Mausolus

Hecatomnus had been ambitious and had taken control of several of the neighboring cities and districts. Mausolus extended the territory even further so that it finally included most of southwestern Asia Minor.

Halicarnassus lived its brightest years during the reign of Mausolus During his reign Mausolus transferred his capital from Mylasa to Halicarnassus. Until then Halicarnassus was a comparatively small city, but Mausolus, observing her natural advantages for fortification and commerce from sea. His ideas were never on a niggardly scale, and he set out to create a worthy capital city.

After several rulers of Hekatomnos Dynasty, in 377 BC, King Mausolos started ruling Caria.

He transplanted the inhabitants of six of the eight Lelegian cities from the surrounding area, the peninsula. These were of varying size, but some at least, if we may judge by the tribute they paid to Athens in the fifth century, seem to have been comparable to Halicarnassus herself, and the population of the new city must have been four or five times that of the old. Mausolos and his queen Artemisia ruled halikarnassus for 24 years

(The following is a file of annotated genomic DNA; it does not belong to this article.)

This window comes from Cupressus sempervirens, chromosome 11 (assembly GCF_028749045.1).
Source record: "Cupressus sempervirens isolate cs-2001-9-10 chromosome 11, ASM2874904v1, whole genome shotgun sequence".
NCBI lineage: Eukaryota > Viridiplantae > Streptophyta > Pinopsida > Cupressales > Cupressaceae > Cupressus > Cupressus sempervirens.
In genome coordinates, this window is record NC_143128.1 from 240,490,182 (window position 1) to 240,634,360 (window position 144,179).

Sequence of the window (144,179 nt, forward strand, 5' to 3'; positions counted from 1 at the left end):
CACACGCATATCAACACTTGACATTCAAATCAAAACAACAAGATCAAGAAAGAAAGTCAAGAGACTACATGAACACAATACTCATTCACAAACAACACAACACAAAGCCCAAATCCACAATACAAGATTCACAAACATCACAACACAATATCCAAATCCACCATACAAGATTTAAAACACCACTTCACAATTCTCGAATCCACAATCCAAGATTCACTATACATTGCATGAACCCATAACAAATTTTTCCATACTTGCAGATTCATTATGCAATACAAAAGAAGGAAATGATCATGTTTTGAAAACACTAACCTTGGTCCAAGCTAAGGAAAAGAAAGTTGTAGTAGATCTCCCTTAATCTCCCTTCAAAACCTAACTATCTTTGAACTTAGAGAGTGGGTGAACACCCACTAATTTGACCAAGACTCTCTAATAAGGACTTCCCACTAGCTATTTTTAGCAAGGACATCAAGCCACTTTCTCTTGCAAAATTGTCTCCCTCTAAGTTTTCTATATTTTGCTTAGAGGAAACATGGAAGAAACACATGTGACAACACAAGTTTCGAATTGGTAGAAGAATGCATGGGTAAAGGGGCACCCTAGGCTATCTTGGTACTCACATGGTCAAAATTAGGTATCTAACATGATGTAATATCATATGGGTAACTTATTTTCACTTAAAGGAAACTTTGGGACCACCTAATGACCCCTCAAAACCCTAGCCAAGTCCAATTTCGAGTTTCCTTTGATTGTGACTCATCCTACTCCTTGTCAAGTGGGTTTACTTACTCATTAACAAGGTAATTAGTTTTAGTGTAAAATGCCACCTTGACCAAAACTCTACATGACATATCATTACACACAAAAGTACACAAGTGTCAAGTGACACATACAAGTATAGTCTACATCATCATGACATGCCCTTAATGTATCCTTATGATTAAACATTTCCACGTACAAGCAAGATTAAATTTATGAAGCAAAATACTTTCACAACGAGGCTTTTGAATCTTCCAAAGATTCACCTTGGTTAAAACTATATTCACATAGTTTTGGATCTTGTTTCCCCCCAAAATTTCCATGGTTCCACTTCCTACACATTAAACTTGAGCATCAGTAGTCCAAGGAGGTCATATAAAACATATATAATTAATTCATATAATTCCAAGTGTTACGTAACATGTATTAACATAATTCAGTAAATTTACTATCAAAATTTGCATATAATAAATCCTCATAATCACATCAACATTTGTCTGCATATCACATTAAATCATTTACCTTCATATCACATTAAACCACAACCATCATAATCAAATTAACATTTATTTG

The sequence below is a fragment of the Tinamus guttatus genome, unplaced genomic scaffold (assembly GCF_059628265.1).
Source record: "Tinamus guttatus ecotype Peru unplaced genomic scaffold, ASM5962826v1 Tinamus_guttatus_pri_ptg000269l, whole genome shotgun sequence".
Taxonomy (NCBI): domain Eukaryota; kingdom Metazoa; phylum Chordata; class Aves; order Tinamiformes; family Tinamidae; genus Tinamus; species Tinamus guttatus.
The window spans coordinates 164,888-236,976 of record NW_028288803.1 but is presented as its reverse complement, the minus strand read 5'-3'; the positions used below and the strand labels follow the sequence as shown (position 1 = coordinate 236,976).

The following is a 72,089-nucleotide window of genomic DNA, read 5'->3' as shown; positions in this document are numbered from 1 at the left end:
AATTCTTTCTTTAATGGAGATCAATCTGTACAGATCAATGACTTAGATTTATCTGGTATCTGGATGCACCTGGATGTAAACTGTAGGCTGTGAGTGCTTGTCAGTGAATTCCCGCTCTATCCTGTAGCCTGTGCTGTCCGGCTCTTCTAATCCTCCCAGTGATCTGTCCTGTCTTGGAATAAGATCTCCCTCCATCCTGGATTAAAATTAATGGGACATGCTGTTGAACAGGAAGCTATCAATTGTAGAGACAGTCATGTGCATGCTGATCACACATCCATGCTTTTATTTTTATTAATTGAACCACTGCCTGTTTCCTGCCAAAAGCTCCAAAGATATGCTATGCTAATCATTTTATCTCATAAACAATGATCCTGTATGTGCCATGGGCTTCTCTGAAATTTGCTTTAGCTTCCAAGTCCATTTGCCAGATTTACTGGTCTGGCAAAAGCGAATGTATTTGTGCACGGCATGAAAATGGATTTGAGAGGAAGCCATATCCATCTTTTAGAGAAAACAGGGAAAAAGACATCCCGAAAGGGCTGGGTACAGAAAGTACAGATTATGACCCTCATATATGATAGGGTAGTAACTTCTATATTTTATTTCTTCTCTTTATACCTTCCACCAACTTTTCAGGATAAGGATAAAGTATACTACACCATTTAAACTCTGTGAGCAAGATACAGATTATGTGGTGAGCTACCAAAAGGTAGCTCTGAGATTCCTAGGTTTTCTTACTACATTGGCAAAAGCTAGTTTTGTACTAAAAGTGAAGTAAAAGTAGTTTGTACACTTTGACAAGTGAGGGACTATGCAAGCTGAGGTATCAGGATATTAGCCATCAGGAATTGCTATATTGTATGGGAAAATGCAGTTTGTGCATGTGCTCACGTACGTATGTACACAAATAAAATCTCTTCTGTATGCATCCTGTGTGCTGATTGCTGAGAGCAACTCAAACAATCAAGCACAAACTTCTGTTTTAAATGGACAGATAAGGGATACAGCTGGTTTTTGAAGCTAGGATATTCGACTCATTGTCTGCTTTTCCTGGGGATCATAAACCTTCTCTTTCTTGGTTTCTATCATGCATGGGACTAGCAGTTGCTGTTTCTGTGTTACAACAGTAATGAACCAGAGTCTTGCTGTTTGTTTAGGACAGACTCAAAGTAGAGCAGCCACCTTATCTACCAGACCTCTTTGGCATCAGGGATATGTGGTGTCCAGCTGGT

Then in 353 BC. Mausolus died, leaving his queen Artemisia, who was also his sister (It was the custom in Caria for rulers to marry their own sisters), broken-hearted. It is not certain that Mausolos initiated the construction of the monument of moussoleion later, but as a tribute to him, Artemisia decided to build him the most splendid tomb in the known world. It became a structure so famous that it was called one of the Seven Wonders of the world. Mausolus’s name is now associated with all stately tombs through our modern word

The sculptures include massive figures identified as Mausolos & Artemisia themselves, though it seems these are only the best preserved of a whole series of statues as many fragments of similarly huge figures have been found. Several sections of frieze and a sequence of lion statues ( originally nearly fifty, the three best preserved on display in London, another is in Istanbul). Conjecture surrounds the exact placing of all these sculptures on the monument, except for the largest of all, an enormous horse, originally one of four from the chariot group at the summit of the monument.

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